Ross Douthat: The right way to understand this pope

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  • Updated: December 2, 2013 - 6:05 PM

For conservative Catholics, he’s a challenge — and an opportunity.

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pumiceDec. 2, 13 8:08 PM

Out of Mr. Douthat's verbosity: "Catholic liberalism didn’t go into eclipse because it failed to let the Vatican dictate every jot and tittle of its social agenda. Rather, it lost influence because it failed to articulate any kind of clear Catholic difference, within the bigger liberal tent, on issues like abortion, sex and marriage." Coupla quibbles: (1) Catholic liberalism has gone into eclipse because it failed to articulate a difference on moral issues? Take note, Mr. Douthat, that the views of Catholic liberalism prevailed on the issues of sex and marriage. (2) Catholic liberalism has gone into eclipse??? Take note, Mr. Douthat, that you wrote of the new Pope's "sharp critique of consumer capitalism and financial laissez-faire" and of his laser-like "focus on the church’s mission to the poor"--in other words, Catholic liberalism writ large.

okaybruceerDec. 2, 13 8:58 PM

Pope Francis has said that same sex "marriage" is from Satan, abortion and contraception are intrinsically evil, and the door is closed on women's ordination. I fail to see how pumice claims "Catholic liberalism has prevailed" on these issues. It lost and lost badly.

shawnstcloudDec. 2, 1311:20 PM

okaybruceer: what is your interpretation of Pope Francis when he said that the Church could fall like a house of cards unless it is able to focus more on the essentials of preaching the Gospel and less on politics and bureaucracy?

haybrnr23Dec. 2, 1311:55 PM

When the Catholic Church made the decision to protect abusive priests and endanger children placed in their care, the Pope lost authority to speak on issues of morality. The best thing to do is ignore him.

owatonnabillDec. 3, 13 6:22 AM

What many including apparently Mr. Douthat fail to realize is that there is no Liberal - Conservative battle in the Catholic Church on matters of faith or morals because there can be none. There may be debate on the relative importance of issues but that is all. On issues such as abortion, gay marriage, female ordination, etc. etc. Previous Popes have already spoken ex Cathedra and the doctrine of Papal infallibility prevents Francis from contracting them. Francis may ascribe a different level of importance to the issue such as casting it in a relatively minor light and emphasizing others which he deems more important, and he definitely has on the issue of homosexuality, but that is all. The Church will never condone abortion or gay marriage because it CAN'T. Those are settled issues.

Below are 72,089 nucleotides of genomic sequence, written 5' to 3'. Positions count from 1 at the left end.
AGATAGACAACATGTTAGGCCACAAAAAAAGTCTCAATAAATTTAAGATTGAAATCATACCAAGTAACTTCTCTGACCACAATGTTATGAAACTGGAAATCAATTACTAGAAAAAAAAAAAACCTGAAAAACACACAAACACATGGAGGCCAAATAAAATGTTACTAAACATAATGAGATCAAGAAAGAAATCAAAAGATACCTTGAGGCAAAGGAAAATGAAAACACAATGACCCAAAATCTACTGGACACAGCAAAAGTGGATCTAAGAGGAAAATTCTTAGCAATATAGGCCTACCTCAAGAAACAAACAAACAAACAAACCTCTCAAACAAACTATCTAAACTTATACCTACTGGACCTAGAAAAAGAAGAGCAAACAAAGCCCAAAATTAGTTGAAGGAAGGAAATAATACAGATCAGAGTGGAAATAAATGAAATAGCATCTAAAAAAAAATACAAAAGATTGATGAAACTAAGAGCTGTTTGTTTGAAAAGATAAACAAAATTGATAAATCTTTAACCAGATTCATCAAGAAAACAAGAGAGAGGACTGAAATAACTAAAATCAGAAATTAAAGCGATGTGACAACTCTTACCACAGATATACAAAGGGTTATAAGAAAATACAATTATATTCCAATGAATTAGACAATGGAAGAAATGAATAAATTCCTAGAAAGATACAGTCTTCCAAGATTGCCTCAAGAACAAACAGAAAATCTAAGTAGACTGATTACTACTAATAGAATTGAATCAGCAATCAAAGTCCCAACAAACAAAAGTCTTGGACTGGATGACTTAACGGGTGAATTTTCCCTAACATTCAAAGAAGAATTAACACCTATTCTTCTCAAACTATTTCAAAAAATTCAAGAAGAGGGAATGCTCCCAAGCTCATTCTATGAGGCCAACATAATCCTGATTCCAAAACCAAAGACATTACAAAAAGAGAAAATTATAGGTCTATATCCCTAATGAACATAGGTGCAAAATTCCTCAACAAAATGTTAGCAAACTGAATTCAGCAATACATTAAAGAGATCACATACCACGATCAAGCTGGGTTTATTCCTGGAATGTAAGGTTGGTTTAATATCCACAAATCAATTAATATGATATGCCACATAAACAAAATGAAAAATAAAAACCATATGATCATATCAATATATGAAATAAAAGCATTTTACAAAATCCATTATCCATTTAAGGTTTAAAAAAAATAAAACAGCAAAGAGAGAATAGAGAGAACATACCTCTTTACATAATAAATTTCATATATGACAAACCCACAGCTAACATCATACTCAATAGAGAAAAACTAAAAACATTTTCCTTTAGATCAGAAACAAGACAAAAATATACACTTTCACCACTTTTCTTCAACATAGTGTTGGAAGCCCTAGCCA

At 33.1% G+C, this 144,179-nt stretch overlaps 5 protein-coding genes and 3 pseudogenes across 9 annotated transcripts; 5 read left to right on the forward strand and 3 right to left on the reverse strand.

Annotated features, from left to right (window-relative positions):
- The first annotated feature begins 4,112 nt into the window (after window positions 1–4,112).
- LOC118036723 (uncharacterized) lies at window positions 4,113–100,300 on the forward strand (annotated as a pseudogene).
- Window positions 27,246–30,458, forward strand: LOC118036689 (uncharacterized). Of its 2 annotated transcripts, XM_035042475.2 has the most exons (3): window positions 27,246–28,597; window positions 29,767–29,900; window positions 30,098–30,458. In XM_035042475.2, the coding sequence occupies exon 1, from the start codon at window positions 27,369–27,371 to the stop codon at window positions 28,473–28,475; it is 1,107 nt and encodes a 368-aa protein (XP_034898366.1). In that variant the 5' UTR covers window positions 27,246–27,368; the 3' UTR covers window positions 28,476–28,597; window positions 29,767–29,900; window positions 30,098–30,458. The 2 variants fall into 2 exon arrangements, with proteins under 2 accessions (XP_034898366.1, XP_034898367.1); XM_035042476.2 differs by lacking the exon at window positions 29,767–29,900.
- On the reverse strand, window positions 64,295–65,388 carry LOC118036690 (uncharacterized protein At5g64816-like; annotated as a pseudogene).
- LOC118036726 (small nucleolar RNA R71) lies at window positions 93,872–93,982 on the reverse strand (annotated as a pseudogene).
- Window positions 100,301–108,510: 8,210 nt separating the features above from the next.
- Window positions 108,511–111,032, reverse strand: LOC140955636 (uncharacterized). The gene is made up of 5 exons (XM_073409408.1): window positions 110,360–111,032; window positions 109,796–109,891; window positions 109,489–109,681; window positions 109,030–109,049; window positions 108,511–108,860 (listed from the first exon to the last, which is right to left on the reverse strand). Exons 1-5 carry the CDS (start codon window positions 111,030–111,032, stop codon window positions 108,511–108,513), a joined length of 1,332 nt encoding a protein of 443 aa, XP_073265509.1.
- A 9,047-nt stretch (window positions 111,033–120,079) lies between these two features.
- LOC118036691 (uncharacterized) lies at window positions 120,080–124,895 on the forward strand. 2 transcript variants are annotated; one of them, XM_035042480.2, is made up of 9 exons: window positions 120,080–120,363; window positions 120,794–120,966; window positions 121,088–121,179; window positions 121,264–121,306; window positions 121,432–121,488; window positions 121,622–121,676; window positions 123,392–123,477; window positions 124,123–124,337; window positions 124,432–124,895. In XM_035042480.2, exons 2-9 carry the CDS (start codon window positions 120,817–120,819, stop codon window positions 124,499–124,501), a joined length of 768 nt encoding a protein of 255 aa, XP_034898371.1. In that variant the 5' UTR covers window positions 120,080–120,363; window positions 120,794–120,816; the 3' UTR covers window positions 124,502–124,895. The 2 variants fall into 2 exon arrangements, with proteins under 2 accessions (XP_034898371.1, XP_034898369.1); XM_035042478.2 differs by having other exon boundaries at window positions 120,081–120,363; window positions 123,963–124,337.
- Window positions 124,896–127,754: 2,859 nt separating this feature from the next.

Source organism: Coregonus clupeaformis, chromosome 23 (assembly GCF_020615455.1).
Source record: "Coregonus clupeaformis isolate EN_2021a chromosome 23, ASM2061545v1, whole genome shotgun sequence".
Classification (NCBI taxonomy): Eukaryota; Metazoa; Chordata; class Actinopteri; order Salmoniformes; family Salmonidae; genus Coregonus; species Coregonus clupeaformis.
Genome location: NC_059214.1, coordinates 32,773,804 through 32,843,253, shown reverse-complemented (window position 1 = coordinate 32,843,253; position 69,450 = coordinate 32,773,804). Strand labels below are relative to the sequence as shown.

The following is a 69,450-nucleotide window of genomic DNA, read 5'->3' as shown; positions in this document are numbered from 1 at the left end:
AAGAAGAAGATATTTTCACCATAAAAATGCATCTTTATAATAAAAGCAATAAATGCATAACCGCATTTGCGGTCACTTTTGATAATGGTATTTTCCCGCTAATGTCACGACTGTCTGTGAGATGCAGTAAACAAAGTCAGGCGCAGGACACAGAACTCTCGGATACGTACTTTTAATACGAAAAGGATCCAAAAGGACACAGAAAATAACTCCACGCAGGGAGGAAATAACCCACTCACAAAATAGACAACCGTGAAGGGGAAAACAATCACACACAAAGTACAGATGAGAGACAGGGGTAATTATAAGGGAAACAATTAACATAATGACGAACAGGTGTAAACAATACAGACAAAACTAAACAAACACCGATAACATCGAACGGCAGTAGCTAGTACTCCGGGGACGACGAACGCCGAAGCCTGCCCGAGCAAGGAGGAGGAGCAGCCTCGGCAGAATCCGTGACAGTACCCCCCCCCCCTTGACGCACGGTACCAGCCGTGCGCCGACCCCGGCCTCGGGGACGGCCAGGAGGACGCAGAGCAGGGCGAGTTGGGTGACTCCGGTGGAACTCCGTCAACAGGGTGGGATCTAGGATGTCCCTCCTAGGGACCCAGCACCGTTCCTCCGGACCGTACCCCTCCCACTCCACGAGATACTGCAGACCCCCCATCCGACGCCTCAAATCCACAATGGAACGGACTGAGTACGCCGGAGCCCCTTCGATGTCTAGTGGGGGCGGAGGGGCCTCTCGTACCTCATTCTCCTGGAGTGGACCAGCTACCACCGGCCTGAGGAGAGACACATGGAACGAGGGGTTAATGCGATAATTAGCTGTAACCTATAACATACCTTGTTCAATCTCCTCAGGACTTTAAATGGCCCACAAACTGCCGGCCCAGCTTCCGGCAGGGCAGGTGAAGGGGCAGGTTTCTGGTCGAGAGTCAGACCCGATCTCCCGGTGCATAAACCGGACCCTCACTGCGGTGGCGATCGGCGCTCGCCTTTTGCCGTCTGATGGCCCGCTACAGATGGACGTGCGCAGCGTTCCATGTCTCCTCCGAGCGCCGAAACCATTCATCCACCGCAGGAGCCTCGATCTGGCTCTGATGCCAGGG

okaybruceerDec. 3, 13 6:29 AM

@shawnstcloud: We all, including His Holiness, know that the Church will never fall. But she will be unable to focus on her mission if she is too wrapped up in internal politics and bureaucracy. What he said has nothing to do with politics as you are referring to them, nor do the issues I have cited. Those are matters of doctrine, which he has (of course) stamped his approval on as a "son of the Church" (his words). In other words, shawn, we're not going anywhere and our teachings (i.e., the truth) on sex and marriage are not changing either.

briechersDec. 3, 13 7:21 AM

Apparently there is no hope for communism, socialism or collectivism...even the pope can't come up with anything to improve those systems. Free will is a fundamental precept for all Christians. Free will goes hand in hand with free markets and self government. It comes with the expectation to develop a relationship with Jesus Christ and to change one's heart which leads to change in behavior, particularly in terms of the poor. It does not promote the idea that the collective or a democracy (which is an organized mob without the bill of rights) will take your money by force and give it to the poor so that your soul will be saved.

cstoney48Dec. 3, 1311:14 AM

briechers said: " Free will is a fundamental precept for all Christians. Free will goes hand in hand with free markets..." Must have missed that one...Didn't realize that the Christ was a laissez-faire capitalist. I guess that's what He meant when He said "Sell all that you have and distribute to the poor and you will have treasure in heaven; and come follow me." Luke

okaybruceerDec. 3, 1311:28 AM

@cstoney48: Correct. All is God's. Those given much have more expected of them. St. Francis of Assisi recognized the hand of the poor as an altar upon which to make a sacrifice to God. Every Catholic should think the same.

briechersDec. 3, 1312:32 PM

cstoney48...It seems to me that He was laissez-faire, but perhaps not the way you think of free markets. I haven't read anywhere that He was for plundering the assets of others, disregarding property rights or violating contracts to support the tithing that is referenced throughout the bible. My understanding is that the tithing is to come out of earnings that one fairly earned. In any case, one has to make the personal choice, not be forced by folks like Joe Biden, who is well known for his underwhelming commitment to charity when the money comes from his own pocket, but is happy to be the check-writer for charity when the money is provided by taxpayers.


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